This is the fourth and final post in the January 2015 edition of the
Crappy Old Book of the Month series. Previous posts on Crockett’s Victory Garden were
Crockett’s Victory Garden is arranged by month, beginning with March because “in all but a few favored sections of the South and Southwest, March is the beginning of the gardener’s year.” Each chapter begins with a checklist of monthly chores and general introduction to what’s happening in the garden that month. Then follow short and richly illustrated discussions of individual plants– including flowers, shrubs and fruit trees — needing attention during the month.
I don’t think there’s anything more satisfying for me than walking out into the garden in March, through the last few patches of snow, to plant the year’s first crop of peas.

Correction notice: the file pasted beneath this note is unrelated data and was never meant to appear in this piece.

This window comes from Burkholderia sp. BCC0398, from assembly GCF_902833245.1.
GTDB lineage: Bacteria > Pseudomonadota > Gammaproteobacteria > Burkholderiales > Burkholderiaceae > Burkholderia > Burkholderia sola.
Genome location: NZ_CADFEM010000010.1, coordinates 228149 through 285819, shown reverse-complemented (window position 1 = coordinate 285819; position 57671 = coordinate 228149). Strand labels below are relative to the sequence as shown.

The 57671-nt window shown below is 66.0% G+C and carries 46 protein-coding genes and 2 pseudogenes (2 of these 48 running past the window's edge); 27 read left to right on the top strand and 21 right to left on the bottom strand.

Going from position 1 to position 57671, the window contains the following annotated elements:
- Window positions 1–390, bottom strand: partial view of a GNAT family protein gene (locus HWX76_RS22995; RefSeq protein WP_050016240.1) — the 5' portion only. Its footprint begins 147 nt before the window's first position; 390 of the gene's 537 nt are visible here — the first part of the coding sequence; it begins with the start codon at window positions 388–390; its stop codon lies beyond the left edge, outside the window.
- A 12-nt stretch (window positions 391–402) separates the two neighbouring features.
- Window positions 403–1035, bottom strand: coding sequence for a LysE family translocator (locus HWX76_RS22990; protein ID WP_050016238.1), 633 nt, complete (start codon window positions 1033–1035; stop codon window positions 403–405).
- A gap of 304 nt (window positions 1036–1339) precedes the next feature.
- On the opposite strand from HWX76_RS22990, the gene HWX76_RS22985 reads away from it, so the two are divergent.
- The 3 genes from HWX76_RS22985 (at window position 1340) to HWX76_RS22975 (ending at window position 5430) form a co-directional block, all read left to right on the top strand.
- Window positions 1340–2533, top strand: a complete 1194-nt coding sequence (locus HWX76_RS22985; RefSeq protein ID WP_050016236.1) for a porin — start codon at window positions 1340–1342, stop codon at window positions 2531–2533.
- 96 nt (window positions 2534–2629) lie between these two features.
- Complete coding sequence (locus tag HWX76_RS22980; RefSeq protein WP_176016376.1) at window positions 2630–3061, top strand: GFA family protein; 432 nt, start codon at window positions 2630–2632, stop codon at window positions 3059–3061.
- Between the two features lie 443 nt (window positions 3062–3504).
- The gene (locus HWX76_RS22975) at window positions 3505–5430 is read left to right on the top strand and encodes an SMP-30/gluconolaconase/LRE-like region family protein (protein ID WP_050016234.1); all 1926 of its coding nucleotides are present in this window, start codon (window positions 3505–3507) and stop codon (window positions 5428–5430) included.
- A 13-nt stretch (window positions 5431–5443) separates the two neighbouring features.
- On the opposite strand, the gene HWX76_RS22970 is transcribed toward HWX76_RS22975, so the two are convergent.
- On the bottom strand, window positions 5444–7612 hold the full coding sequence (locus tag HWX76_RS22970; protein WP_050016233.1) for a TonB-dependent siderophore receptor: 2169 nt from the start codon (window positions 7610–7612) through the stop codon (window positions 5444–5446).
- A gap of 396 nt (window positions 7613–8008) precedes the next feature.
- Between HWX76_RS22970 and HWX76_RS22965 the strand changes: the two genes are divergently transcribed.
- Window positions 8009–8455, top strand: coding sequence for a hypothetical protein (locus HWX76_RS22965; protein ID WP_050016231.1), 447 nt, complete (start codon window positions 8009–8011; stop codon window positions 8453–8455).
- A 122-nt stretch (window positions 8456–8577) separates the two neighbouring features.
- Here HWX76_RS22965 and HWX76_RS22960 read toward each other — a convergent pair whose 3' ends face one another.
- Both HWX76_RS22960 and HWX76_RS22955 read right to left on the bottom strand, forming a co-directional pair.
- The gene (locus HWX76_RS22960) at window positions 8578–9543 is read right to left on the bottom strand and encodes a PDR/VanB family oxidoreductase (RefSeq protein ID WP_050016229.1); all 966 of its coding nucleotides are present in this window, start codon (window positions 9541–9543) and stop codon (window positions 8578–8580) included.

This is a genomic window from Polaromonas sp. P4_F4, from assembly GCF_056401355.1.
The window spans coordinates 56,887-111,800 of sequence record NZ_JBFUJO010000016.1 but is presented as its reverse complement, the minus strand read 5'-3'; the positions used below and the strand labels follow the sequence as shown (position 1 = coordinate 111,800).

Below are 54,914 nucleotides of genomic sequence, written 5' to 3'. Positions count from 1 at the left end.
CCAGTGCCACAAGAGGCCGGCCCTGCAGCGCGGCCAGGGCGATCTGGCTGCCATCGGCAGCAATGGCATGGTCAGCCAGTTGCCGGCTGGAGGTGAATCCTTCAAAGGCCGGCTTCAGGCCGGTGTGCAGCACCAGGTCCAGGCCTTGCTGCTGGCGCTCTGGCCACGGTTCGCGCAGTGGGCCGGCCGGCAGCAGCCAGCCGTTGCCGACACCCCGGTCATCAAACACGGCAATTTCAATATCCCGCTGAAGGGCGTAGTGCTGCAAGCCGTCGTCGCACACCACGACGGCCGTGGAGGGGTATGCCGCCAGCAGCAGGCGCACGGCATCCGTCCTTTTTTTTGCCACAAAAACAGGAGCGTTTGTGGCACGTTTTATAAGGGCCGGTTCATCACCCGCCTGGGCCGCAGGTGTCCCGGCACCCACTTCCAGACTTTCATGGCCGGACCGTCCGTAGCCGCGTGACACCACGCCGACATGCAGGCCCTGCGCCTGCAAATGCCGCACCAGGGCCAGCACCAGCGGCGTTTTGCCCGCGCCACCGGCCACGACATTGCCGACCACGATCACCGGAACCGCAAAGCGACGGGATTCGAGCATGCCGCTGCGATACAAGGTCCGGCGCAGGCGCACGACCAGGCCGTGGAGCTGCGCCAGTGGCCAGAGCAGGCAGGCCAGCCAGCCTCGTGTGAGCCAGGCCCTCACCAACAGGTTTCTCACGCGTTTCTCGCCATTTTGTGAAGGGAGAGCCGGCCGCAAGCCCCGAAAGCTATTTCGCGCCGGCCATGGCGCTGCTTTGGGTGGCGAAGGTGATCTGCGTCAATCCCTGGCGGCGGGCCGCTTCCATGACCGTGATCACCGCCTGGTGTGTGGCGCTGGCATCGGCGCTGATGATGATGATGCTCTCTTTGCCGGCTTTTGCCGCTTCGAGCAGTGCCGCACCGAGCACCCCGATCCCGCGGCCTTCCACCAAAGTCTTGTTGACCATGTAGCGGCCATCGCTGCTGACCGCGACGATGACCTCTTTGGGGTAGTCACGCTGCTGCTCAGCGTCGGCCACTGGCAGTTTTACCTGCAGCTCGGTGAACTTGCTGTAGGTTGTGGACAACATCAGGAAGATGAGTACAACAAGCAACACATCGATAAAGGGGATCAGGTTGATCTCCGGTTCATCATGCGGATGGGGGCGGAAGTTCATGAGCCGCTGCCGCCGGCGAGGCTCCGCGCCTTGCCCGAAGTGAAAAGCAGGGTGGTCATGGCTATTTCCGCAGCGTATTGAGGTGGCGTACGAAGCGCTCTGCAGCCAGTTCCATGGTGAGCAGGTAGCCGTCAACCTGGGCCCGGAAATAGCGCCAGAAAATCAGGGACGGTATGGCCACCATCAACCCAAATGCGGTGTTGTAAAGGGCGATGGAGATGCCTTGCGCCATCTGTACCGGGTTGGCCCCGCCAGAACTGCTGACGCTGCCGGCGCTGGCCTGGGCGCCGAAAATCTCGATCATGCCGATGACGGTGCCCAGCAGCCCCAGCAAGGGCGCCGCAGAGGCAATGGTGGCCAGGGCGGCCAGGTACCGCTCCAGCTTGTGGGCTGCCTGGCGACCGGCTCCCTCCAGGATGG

LAST PATCH OF SNOW! Aurghhhh!!!!
Sorry. Crockett’s discussion of March pea planting is thorough and charming. He advises to not follow seed packet directions– “if you’re stingy with your peas they’ll be stingy with you” so plant them close together (above left, a lot of peas per linear pencil)– and elaborates on the “old country trick known as the ‘pea brush'”– dead sticks stuck into the middle of the row functioning more as a suggestion than a support (above right).
And so he goes through cabbage, fruit trees, irises, leeks, lettuce, peas, spinach and more in March.
Each chapter ends with answers to a handful of questions he’d gotten from the Victory Garden’s television audience and lastly, a relevant in-depth “how-to.” In March he explains why you should start seedling outdoors and then presents three simple and inexpensive ways to start and protect them: the cold frame, hot bed, and cloche.
I’m glad I chose Crockett’s Victory Garden as the first
Crappy Old Book of the Month. It’s been fun and instructive rummaging through its pages. After the Lost Summer, I could use a Victory Garden this year, how about you?